The Accused and Accusers of the Salem Witch Trials

learn about the people who were accused of witchcraft and the people accusing them

Imagine a time when there was no truth. Where your enemies sought a revenge so fierce that only bloodshed could satisfy it. Where a simple lie can determine your fate yet the evidence of your innocence was nowhere to be found. This was Salem, Massachusetts during the witch trials.

Neighbor turned against neighbor, husband against wife, daughter against mother in a frenzy of accusations and repercussions. The scattered occurrences soon multiplied until Salem was enveloped in a putrid blanket of deceit.

The First Accusers

The Salem witch trials began after several young girls fell mysteriously ill. Their condition was so bizarre, William Griggs, the uneducated village doctor, had no explanation for it other than witchcraft. Elizabeth “Betty” Parris and her cousin Abigail Williams were the first two girls to experience this hell-birthed disease.

Parris and Williams were believed to be prime targets for the Devil. They were the daughter and niece of Puritan Reverend Samuel Parris. His wholesomeness and strong communion with God attracted Satan to him, like a moth to a flame. However, his unbreakable faith and masculinity made him impossible to get to. So the Devil shifted his focus to the two weaklings in Parris’ home; Betty and Abigail.

Betty Parris was nine years old and Abigail Williams was eleven when they succumbed to the evil forces of witchcraft. Their incessant seizures and freakish contortions horrified anyone who witnessed them. They screamed and writhed in pain. The agony was so intense it motivated them to confess their fortune-telling escapades, believing their disease was a punishment from God. Aside from divination, the girls would often ask their slave Tituba to recount stories of Caribbean voodoo as a form of entertainment.

Soon, Betty and Abigail’s friends started to experience the same symptoms, claiming they too were bewitched. Among them were Ann Putnam Jr., Elizabeth Booth, Elizabeth Hubbard, Mary Warren, Mercy Lewis, and a few others. These young girls became the main accusers during the Salem witch trials, instigating the execution of nineteen people.

The Original Three Witches

After being pressured to name who was responsible for their suffering, Betty and Abigail revealed there were three witches in Salem: Tituba, Sarah Good, and Sarah Osborne. Once the witches were identified, magistrates traveled to Salem Village to question and examine the accused.

Tituba’s ethnicity has been widely debated. Some have speculated she was South American, while others claim she was Native American. What we know for sure is that she was a slave that lived in Barbados before traveling to Salem with Samuel Parris.

Similarly to Tituba, Sarah Good was an impoverished, lower-class woman. She roamed the streets asking for money and was painfully disliked within her community. Good was pregnant with her third child during the trials.

Sarah Osborne was different from the other two accused as she was a wealthy, upper-class widow. After her husband passed away, she married her servant and stole her children’s inheritance. Although she had wealth, she was still an outcast, shunned for her questionable and immoral choices. Osborne was forty-nine years old and terminally ill at the time of the trials.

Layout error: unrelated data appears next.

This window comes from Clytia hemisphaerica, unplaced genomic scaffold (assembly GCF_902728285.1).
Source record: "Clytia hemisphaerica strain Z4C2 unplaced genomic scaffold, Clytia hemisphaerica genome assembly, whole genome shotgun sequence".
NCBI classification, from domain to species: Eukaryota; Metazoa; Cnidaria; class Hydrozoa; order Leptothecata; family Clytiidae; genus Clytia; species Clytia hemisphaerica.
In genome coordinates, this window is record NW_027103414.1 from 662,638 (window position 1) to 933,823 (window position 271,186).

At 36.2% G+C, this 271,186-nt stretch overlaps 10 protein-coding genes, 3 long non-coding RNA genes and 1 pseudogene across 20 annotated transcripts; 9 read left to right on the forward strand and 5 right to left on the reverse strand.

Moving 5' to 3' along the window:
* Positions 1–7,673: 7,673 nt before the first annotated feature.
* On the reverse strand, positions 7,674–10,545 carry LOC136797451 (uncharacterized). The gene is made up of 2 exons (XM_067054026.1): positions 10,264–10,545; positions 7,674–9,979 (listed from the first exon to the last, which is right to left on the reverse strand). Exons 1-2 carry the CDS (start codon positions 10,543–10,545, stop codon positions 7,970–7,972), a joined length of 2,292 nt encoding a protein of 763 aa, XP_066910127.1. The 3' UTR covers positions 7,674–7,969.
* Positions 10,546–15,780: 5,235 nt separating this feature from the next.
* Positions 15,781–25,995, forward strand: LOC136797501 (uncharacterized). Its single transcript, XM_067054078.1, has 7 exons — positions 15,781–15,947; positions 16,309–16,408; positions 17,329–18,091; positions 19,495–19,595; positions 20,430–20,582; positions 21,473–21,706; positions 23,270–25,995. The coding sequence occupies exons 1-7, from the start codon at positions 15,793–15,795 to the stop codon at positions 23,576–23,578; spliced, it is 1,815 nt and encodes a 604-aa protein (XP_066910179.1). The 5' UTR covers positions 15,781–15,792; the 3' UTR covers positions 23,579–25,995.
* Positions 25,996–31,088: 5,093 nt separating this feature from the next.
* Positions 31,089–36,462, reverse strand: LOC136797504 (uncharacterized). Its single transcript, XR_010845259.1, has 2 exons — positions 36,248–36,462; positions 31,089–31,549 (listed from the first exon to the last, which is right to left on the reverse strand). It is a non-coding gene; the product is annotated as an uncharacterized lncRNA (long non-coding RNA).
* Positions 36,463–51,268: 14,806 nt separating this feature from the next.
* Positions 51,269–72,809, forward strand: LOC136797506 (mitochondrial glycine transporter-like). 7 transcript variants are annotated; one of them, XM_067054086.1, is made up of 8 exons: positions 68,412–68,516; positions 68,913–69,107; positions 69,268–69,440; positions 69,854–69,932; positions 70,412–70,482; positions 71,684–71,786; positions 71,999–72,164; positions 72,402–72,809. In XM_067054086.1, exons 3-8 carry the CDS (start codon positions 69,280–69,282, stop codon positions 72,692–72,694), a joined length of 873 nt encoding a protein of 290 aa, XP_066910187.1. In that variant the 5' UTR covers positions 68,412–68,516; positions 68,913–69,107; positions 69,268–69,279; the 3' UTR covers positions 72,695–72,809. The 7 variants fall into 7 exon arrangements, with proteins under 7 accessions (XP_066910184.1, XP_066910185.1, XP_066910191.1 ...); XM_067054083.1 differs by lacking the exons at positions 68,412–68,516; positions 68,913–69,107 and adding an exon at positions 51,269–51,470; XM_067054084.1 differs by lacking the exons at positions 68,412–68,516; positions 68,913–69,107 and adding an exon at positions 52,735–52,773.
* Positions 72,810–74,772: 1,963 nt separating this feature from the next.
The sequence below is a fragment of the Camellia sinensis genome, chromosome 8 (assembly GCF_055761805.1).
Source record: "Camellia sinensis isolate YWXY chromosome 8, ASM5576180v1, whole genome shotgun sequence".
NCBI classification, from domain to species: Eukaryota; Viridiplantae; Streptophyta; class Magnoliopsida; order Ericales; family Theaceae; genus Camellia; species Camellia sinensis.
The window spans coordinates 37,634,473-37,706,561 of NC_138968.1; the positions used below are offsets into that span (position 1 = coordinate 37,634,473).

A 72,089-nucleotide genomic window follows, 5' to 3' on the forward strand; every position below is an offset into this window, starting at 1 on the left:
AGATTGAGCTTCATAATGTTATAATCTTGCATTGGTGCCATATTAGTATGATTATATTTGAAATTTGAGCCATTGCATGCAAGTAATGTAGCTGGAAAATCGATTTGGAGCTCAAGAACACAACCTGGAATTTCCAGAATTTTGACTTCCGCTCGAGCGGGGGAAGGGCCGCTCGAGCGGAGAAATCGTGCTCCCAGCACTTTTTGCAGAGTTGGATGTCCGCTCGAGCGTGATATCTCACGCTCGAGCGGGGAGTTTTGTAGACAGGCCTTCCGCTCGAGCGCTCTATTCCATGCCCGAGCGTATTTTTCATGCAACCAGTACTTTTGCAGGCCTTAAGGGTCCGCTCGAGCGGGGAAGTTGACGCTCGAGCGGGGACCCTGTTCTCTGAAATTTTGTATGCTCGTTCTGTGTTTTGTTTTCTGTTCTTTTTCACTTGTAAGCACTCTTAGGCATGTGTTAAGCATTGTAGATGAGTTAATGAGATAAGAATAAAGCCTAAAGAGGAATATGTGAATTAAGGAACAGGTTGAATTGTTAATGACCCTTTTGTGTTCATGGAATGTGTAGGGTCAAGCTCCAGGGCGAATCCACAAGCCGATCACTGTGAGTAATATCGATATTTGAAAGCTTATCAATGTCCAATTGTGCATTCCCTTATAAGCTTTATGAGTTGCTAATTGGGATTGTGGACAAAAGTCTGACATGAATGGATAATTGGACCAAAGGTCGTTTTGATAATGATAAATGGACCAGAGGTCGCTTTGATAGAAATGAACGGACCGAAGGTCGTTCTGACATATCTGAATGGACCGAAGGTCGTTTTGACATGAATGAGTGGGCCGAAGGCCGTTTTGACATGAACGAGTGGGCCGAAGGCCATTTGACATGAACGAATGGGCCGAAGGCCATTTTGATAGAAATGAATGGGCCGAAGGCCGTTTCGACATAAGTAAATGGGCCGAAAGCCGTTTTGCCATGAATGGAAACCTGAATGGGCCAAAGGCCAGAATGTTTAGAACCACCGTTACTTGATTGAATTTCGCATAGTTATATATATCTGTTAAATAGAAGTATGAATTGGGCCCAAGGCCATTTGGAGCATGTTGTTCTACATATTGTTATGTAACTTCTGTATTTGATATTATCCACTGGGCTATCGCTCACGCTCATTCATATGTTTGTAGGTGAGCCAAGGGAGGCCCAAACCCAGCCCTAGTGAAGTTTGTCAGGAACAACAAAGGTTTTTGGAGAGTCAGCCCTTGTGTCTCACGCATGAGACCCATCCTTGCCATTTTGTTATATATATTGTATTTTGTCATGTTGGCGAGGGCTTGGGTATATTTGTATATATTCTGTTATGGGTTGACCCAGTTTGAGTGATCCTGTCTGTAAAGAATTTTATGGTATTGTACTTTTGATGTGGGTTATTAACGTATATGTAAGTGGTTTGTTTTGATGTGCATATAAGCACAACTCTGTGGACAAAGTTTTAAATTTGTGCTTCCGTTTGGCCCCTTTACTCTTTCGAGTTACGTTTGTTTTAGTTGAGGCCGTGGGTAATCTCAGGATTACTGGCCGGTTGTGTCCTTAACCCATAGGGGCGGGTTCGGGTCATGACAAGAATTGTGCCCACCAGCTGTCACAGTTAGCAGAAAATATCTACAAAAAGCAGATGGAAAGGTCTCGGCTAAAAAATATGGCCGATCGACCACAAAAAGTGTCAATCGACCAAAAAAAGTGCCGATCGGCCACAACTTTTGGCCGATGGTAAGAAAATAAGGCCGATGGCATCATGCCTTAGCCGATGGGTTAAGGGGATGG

The first three women accused were social deviants; a slave, a scandalized widow, and a long-term beggar. Neither Good or Osborne attended church, something that proved to be a determining factor during their sentencing.

The three suspected witches were transported to Boston and incarcerated until their trial. When Good was questioned by the judge, she denied all involvement in the occult and instead incriminated Osborne. Sarah Osborne, however, died shortly after, avoiding the gruesome sentence she was likely to receive. Unfortunately, even after diverting suspicion from herself, Good was unable to avoid conviction.

Tituba, on the other hand, confessed. Not only did she admit to her involvement in witchcraft, she painted a picture so vivid, it eliminated any remaining doubt in the accusations. Thanks to Tituba’s confession, they were no longer dealing with three straggling witches, it was an entire infestation.

Her fantastic tale described Osborne and Good’s involvement with the Devil, her conversations with animals and how she was obligated to hurt the young girls. Although her detailed confession helped her avoid execution, she was still convicted.

While Sarah Good was in jail, her four-year-old daughter Dorothy was also accused. Ann Putnam Jr., a prominent informant in Salem, was the main accuser in Dorothy’s case, claiming the child’s “apparition” harmed her. Because of this, Dorothy was thrown in jail, spending several months chained in a filthy dungeon. The unbearable stress and abuse she was subjected to caused her to develop a severe mental illness that hindered her for the rest of her life.

Since Sarah Good was pregnant, her execution was set to take place after she had given birth. Unfortunately, her newborn child died in prison. In mid-July, she was brought to what is now known as Proctor’s Ledge and hanged.

The Power of the Accusers and Spectral Evidence

After being accused, suspected witches were brought into court and questioned. Each trial was fairly similar. The accusers would use spectral evidence to demonstrate the person’s involvement in the occult. They would claim that the “specter” of the witch had appeared to them, biting, pinching and choking them until they signed the Devil’s book.